Over the course of the last year, my office has received a great deal of correspondence regarding the Cheasty Mountain Bike/Pedestrian Trail Pilot Project proposed for the Cheasty Greenspace. This project first came before the Council as part of its approval of a Neighborhood Matching Fund (NMF) grant that would support the construction of a perimeter trail, envisioned by the proponents as the first phase of a larger project involving mountain bike and pedestrian cross trails through the interior of the Greenspace. The project was initially proposed by The Friends of Cheasty Greenspace at Mountain View (Friends), in collaboration with a number of community partners.
When this proposal came before the Council intense community interest in support and in opposition was expressed. Some would like to see Cheasty developed with a network of pedestrian and mountain bike trails and others are concerned about the effect of mountain bike trails on the Greenspace.
- Help preserve areas of natural landscape and habitat for wildlife
- Provide natural buffers between land uses of different intensity or areas of distinct character or identity
- Help mitigate the effects of noise and air pollution
- Help reduce the necessity for constructed storm water systems
- Help preserve the quality of natural drainage systems and enhance the stability of the land
Those and other City policies were developed over the years through a lengthy public process at a time when there was intense pressure for development and building within the greenbelts. While the policies for the Greenspaces do not prohibit pedestrian trails or the use of bicycles, it is clear that uses in the Greenspaces are to be “low impact”. Where such uses are proposed, careful planning consistent with City polices and environmental stewardship must occur.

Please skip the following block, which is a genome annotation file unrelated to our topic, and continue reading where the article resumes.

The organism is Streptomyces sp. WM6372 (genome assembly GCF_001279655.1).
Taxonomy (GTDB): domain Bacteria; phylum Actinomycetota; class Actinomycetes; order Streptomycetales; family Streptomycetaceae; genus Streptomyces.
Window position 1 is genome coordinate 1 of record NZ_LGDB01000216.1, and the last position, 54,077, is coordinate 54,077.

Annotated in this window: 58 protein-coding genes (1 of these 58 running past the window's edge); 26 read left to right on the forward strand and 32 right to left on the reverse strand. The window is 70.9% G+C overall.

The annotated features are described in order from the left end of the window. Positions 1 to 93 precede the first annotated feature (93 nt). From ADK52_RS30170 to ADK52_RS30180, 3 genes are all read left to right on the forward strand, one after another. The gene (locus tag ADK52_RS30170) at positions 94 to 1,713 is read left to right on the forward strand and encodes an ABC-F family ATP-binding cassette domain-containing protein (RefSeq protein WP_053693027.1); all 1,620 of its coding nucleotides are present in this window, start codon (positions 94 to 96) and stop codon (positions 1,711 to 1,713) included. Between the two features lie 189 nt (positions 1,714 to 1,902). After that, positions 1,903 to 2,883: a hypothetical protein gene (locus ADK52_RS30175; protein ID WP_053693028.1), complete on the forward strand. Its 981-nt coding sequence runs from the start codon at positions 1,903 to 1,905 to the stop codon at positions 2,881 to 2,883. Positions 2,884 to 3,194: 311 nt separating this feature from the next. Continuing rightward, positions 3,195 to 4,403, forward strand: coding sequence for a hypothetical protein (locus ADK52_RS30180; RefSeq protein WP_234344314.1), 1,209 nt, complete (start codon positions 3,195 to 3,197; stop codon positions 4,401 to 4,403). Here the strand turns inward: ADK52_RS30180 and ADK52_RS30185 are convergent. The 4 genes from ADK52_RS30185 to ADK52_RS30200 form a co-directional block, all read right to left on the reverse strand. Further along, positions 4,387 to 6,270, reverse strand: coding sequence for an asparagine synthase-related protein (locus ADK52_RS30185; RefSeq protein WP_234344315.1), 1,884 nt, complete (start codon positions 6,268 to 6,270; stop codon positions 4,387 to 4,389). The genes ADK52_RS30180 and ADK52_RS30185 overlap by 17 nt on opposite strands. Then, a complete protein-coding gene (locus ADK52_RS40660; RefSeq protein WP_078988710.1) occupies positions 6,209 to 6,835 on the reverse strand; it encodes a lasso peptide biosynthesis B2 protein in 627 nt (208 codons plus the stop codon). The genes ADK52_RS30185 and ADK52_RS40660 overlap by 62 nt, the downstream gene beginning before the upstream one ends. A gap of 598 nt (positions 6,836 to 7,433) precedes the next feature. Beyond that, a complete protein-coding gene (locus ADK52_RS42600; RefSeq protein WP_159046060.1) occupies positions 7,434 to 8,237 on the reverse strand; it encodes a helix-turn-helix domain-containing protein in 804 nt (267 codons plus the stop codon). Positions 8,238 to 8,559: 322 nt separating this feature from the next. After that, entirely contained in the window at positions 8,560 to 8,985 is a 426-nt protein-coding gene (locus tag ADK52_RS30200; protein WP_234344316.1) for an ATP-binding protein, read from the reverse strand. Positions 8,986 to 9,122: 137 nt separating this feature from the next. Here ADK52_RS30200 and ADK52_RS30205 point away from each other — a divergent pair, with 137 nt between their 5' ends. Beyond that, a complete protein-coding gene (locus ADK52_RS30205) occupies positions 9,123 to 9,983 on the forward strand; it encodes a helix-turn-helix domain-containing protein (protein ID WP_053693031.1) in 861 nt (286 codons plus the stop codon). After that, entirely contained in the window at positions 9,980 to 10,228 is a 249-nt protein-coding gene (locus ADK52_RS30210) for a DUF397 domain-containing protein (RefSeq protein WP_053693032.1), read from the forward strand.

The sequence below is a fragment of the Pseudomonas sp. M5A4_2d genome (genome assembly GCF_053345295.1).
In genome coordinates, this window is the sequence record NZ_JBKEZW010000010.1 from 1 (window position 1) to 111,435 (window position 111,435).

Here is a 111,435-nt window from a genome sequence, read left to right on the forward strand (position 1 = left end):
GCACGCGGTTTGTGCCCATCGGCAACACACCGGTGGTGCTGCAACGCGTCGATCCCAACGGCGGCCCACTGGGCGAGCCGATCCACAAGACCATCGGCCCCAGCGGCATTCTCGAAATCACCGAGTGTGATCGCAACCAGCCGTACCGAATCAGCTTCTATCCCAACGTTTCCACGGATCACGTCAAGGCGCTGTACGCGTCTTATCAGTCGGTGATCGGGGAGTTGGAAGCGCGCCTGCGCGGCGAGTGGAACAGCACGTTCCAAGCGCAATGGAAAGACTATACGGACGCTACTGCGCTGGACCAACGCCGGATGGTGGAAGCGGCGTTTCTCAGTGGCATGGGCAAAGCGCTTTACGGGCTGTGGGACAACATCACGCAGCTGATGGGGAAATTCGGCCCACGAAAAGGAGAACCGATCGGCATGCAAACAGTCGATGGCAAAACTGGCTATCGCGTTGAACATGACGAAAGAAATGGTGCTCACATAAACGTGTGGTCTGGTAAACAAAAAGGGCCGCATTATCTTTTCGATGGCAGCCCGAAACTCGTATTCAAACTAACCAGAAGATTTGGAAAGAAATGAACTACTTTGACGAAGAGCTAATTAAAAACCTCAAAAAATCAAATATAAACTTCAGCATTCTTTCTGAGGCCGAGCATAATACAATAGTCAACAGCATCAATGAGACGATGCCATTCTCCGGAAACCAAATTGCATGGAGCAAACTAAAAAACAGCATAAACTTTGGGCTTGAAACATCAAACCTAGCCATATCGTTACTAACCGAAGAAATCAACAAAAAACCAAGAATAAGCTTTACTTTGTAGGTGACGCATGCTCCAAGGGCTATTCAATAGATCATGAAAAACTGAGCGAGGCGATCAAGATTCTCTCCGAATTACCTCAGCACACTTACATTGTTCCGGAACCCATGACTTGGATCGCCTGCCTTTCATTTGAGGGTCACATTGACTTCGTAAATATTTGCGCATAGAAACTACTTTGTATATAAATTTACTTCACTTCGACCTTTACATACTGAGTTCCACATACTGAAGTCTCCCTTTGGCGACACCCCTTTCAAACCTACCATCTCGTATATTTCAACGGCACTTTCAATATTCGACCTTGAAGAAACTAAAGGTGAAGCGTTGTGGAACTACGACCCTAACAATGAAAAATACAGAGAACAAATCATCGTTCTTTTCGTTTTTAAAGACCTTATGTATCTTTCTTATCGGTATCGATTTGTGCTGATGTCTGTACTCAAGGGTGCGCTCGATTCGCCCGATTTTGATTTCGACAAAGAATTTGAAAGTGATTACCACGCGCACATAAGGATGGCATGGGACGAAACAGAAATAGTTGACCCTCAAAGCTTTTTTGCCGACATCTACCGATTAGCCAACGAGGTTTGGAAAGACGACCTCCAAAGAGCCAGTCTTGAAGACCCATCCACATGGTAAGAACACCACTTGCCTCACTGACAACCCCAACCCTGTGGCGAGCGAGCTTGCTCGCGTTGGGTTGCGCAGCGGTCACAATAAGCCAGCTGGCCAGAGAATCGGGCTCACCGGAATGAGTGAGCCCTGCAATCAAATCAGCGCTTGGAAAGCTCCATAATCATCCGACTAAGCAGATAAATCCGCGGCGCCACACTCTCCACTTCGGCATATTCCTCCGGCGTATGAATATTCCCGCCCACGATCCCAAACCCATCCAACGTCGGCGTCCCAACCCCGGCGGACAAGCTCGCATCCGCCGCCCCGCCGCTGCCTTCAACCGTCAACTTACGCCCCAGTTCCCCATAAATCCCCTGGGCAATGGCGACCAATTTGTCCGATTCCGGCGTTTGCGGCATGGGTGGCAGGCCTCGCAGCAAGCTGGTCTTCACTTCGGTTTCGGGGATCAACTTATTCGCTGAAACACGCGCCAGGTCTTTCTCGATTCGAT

Those who oppose the Cheasty Mountain Bike/Pedestrian Trail Pilot Project have been characterized as “a small but vocal group”. However, there is strong support throughout the City for protecting our Greenspaces and strong support for the five key goals in our policies.
The Seattle Urban Forestry Commission in an April 2, 2014 letter to the Mayor and Councilmember Jean Godden noted the following:
Cheasty Greenspace is part of the approximately 14 percent of park land that falls under the April 2009 Seattle Parks Classification as a “Natural Area/Greenbelt”. That classification notes that “Natural areas are park sites established for the protection and stewardship of habitat and other natural systems support functions. Some natural areas are accessible for low impact use. Minimal infrastructure may include access and signage where it will not adversely impact habitat or natural systems functions.” …The Commission is very concerned about any conversion of natural areas and Greenspaces in our urban forest to more active uses which can impact the habitat and wildlife protection in these areas.
When this project was proposed to the Council, it did not appear that public dialogue had been held on how the project was consistent with our longstanding Greenspaces policies. Evidently, the Parks Department (DPR) was aware of the sensitivity of constructing a mountain bike trail in the Greenspace/Natural area because DPR in communication with the City Council refers to the trail as a “1.5 mil perimeter bike loop”.